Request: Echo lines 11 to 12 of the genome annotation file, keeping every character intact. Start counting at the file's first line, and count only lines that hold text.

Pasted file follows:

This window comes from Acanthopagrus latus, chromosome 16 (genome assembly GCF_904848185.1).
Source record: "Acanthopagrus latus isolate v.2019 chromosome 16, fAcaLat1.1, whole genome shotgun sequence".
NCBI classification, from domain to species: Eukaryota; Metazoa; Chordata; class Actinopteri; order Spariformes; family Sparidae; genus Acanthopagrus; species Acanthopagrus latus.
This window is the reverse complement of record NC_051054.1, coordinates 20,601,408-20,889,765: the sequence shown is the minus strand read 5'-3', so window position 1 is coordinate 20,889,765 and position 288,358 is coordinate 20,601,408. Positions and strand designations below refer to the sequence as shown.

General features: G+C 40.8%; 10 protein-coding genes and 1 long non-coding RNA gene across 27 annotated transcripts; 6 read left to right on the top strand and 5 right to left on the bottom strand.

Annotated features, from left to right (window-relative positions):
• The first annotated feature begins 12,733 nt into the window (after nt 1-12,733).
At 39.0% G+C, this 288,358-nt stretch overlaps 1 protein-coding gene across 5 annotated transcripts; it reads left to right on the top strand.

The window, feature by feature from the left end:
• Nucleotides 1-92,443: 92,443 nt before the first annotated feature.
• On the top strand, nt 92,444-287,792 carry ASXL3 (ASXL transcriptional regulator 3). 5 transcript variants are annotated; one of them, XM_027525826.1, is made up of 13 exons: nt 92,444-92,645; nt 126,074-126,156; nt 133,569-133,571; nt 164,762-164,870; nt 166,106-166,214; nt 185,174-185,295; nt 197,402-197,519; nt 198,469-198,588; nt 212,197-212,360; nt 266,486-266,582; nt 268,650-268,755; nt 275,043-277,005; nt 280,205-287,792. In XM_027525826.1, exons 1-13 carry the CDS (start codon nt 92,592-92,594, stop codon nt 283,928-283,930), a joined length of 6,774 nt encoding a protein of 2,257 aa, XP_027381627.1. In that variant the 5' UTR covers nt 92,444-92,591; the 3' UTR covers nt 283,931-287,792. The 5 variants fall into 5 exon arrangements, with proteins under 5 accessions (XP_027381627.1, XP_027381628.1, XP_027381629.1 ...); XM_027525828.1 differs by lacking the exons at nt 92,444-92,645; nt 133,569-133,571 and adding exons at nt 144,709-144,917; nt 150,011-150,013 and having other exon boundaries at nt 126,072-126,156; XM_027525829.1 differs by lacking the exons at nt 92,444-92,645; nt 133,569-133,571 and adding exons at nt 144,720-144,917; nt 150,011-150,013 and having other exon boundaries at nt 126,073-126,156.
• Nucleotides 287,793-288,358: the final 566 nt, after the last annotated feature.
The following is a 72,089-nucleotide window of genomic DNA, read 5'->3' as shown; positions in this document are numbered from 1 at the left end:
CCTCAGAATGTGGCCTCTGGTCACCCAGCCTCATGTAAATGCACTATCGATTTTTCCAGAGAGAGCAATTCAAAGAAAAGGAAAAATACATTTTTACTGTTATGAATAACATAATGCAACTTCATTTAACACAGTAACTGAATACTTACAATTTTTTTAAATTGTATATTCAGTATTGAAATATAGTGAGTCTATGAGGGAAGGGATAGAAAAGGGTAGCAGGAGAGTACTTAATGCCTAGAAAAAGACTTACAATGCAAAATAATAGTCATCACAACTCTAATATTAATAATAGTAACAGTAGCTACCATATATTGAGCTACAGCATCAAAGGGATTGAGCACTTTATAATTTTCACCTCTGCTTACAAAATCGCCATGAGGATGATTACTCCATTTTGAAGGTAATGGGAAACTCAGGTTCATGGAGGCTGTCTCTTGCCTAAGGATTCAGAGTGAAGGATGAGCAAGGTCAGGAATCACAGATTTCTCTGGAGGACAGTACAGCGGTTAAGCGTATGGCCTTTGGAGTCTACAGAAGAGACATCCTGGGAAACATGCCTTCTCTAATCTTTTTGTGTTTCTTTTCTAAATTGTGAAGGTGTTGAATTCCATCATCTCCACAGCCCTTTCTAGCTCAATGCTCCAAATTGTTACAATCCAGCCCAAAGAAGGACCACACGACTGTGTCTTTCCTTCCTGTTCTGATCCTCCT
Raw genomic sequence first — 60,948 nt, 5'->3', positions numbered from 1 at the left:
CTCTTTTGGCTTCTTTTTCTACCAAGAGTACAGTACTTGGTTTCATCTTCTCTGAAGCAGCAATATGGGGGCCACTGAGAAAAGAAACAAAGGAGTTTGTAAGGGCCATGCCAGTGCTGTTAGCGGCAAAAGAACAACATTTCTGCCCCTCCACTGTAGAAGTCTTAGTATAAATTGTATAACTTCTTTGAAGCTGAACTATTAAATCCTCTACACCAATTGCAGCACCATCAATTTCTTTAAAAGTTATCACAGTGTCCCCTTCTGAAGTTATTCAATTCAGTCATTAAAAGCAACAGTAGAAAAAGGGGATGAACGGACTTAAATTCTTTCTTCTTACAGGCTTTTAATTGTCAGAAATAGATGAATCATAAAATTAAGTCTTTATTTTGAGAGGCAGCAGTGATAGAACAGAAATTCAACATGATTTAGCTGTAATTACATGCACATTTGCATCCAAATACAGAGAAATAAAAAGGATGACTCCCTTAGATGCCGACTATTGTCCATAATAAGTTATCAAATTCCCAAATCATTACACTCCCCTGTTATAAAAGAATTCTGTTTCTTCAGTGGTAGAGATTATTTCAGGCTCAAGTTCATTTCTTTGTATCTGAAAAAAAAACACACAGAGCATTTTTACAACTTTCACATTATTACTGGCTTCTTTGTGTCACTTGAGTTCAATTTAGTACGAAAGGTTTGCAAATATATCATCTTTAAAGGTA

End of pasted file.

• On the top strand, nt 92,444-287,792 carry ASXL3 (ASXL transcriptional regulator 3). 5 transcript variants are annotated; one of them, XM_027525826.1, is made up of 13 exons: nt 92,444-92,645; nt 126,074-126,156; nt 133,569-133,571; nt 164,762-164,870; nt 166,106-166,214; nt 185,174-185,295; nt 197,402-197,519; nt 198,469-198,588; nt 212,197-212,360; nt 266,486-266,582; nt 268,650-268,755; nt 275,043-277,005; nt 280,205-287,792. In XM_027525826.1, exons 1-13 carry the CDS (start codon nt 92,592-92,594, stop codon nt 283,928-283,930), a joined length of 6,774 nt encoding a protein of 2,257 aa, XP_027381627.1. In that variant the 5' UTR covers nt 92,444-92,591; the 3' UTR covers nt 283,931-287,792. The 5 variants fall into 5 exon arrangements, with proteins under 5 accessions (XP_027381627.1, XP_027381628.1, XP_027381629.1 ...); XM_027525828.1 differs by lacking the exons at nt 92,444-92,645; nt 133,569-133,571 and adding exons at nt 144,709-144,917; nt 150,011-150,013 and having other exon boundaries at nt 126,072-126,156; XM_027525829.1 differs by lacking the exons at nt 92,444-92,645; nt 133,569-133,571 and adding exons at nt 144,720-144,917; nt 150,011-150,013 and having other exon boundaries at nt 126,073-126,156.
• Nucleotides 287,793-288,358: the final 566 nt, after the last annotated feature.